Wolff says the exact reasoning for council members’ opposition to the NDO is a mystery to him, given the demonstrated success of Wake County’s ordinance and the multiple months council members have had to seek answers to their questions. But even after the lack of progress during Tuesday’s workshop, Wolff has continued talking to council members, imploring them to take action.

“I’ve said privately to my colleagues, ‘Just because you guys push this aside does not mean it’s going to go away,’” Wolff says. “We’re going to continue to have pressure on us, not just from private residents but also from our business community.”

“If we can come together and find a solution, then we can move on. Unfortunately, out of the five of us, I seem to be the only one who’s really interested in finding a solution in any reasonable time,” Wolff says. “It’s immensely frustrating, it feels like a no-brainer to me. I feel like the arguments that were made and the answers that were received made it a pretty easy, obvious choice to approve this, but they still won’t.”

Mayefskie, who was elected to his first term as mayor in 2021, may have been swayed in part by businessman Robert Luddy, who happens to be his top individual campaign donor. Luddy, the founder of Thales Academy private schools and Franklin Academy charter school, is a conservative activist who gave $5,000 to Mayefskie’s campaign.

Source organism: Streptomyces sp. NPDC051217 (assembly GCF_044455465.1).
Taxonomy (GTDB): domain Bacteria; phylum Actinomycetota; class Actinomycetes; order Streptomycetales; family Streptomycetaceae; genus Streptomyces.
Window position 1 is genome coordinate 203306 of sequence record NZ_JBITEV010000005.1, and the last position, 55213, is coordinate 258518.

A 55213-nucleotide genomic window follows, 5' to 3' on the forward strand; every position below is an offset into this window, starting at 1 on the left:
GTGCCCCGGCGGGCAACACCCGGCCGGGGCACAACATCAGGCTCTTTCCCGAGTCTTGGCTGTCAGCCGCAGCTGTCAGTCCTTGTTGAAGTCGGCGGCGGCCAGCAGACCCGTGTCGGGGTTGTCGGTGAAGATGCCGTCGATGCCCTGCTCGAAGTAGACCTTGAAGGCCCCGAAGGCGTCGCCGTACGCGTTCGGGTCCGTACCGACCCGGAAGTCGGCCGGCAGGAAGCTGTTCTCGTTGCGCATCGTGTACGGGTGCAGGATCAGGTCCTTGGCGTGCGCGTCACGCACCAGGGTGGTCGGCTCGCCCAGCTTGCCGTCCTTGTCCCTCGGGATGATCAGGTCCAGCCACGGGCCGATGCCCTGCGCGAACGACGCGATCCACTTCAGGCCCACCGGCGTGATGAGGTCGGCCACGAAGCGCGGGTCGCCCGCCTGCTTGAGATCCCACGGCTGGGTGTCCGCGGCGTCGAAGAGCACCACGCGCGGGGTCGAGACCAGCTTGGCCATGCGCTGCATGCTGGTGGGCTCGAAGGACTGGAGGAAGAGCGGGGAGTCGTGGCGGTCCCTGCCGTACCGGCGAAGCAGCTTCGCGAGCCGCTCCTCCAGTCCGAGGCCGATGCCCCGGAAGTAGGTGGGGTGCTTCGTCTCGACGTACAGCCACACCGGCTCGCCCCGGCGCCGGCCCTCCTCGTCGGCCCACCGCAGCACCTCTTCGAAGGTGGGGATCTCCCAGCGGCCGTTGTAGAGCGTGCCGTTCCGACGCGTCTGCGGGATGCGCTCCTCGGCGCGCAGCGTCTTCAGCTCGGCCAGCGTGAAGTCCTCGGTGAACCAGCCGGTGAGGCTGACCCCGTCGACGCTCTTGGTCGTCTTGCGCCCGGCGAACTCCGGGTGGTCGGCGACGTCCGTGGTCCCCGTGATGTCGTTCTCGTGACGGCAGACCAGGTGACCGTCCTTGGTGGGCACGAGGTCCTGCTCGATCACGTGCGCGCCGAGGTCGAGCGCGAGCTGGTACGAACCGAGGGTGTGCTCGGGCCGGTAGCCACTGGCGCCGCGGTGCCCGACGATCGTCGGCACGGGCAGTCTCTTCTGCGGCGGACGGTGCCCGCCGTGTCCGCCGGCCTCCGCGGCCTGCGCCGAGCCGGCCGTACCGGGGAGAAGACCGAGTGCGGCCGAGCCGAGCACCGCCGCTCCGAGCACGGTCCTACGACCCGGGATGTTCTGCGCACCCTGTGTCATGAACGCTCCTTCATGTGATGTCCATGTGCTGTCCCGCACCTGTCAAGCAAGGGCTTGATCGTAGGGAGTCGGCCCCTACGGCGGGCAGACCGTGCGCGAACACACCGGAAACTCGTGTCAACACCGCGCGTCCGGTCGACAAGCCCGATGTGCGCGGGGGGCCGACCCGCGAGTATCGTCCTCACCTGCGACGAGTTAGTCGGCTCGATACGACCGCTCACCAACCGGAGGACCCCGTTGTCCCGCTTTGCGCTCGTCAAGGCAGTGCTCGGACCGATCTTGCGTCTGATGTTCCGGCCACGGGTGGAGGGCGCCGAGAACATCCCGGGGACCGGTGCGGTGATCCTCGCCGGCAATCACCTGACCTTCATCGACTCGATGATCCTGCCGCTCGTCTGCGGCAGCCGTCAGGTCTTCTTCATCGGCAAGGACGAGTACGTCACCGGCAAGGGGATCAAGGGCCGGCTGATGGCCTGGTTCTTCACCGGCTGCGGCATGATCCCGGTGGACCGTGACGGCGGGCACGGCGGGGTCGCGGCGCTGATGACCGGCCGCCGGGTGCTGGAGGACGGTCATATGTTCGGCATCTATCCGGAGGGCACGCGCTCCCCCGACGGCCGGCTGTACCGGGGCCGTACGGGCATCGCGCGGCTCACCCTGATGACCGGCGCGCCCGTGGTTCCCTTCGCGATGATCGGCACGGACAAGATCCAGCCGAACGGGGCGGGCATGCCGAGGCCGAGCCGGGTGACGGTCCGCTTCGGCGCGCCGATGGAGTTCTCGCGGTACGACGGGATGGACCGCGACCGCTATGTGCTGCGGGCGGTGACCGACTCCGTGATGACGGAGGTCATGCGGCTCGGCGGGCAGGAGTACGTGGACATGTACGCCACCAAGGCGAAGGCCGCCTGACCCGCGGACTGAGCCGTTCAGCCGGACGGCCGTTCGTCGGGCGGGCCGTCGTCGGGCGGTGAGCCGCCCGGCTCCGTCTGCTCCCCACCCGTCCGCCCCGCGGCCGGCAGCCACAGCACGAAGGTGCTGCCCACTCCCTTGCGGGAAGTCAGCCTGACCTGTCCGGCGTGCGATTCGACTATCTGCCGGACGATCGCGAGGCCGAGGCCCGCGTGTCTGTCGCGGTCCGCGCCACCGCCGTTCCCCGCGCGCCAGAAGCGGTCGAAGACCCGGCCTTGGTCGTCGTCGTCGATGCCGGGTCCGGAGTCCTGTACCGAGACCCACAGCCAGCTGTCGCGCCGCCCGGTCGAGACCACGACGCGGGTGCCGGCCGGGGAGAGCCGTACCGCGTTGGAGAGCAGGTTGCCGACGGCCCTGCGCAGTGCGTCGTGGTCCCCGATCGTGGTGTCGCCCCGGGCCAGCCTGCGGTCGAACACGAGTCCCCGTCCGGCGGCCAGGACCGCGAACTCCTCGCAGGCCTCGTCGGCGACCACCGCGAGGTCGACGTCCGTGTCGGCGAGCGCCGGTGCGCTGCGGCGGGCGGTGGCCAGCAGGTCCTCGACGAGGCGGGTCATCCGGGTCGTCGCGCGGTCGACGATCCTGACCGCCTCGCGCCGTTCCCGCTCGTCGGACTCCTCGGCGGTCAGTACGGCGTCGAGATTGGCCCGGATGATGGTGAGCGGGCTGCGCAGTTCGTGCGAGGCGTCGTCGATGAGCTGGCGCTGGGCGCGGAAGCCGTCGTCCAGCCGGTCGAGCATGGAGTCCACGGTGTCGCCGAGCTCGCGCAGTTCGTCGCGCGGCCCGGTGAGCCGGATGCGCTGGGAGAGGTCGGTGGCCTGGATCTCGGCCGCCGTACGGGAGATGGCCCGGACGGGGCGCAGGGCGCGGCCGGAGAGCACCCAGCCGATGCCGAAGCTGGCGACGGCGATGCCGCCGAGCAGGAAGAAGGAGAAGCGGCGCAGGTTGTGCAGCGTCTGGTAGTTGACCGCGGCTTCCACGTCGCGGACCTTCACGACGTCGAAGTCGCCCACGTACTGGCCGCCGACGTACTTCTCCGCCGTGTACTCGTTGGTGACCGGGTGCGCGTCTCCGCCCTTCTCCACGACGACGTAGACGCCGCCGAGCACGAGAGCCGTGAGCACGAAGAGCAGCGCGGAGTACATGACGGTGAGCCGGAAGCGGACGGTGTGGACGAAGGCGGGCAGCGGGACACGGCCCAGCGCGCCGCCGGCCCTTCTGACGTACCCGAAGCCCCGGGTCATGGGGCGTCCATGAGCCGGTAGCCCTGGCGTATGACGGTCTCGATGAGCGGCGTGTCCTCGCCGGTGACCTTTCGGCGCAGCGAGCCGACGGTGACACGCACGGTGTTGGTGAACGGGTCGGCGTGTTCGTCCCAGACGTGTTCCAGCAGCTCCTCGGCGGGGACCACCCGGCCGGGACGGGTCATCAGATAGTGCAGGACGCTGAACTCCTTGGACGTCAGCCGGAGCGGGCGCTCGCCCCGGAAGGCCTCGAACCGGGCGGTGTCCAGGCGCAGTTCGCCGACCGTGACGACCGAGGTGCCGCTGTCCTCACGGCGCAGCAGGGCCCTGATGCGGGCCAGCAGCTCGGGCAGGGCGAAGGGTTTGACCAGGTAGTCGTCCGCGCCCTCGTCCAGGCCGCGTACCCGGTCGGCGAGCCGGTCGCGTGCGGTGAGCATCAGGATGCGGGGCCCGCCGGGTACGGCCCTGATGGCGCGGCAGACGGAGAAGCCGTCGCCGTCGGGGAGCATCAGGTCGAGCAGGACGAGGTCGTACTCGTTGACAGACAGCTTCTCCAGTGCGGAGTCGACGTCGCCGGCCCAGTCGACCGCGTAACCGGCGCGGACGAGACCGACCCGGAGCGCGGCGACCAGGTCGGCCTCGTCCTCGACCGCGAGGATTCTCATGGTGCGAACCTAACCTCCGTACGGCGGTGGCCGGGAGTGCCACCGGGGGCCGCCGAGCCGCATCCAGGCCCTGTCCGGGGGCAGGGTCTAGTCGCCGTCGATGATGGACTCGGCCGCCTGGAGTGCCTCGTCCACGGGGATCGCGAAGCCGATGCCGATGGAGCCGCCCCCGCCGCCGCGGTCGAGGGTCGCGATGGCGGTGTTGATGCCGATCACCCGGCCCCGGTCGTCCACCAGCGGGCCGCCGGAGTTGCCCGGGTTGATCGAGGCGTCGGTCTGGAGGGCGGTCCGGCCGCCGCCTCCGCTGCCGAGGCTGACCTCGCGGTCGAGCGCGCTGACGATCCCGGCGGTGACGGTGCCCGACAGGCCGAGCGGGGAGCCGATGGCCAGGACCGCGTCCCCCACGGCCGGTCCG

Luddy has also been crystal clear about his feelings toward LGBTQ people, defending Florida’s “Don’t Say Gay” bill and including policies in his private schools that prohibit students from “promotion, affirmation, or discussion” of LGBTQ people or issues.

Christine Kelly, a former Holly Springs Town Council member, now candidate for NC House District 37, seemed equally frustrated with the council’s stonewalling during a phone conversation last week. Kelly, who challenged Mayefskie in the 2021 election for mayor, has been critical of the current council.

Like Wolff, Kelly pushed for the NDO while she was still on town council and met resistance. Ultimately, the council decided to revisit the NDO after Wake County had enacted it and they were able to gather more information, she says.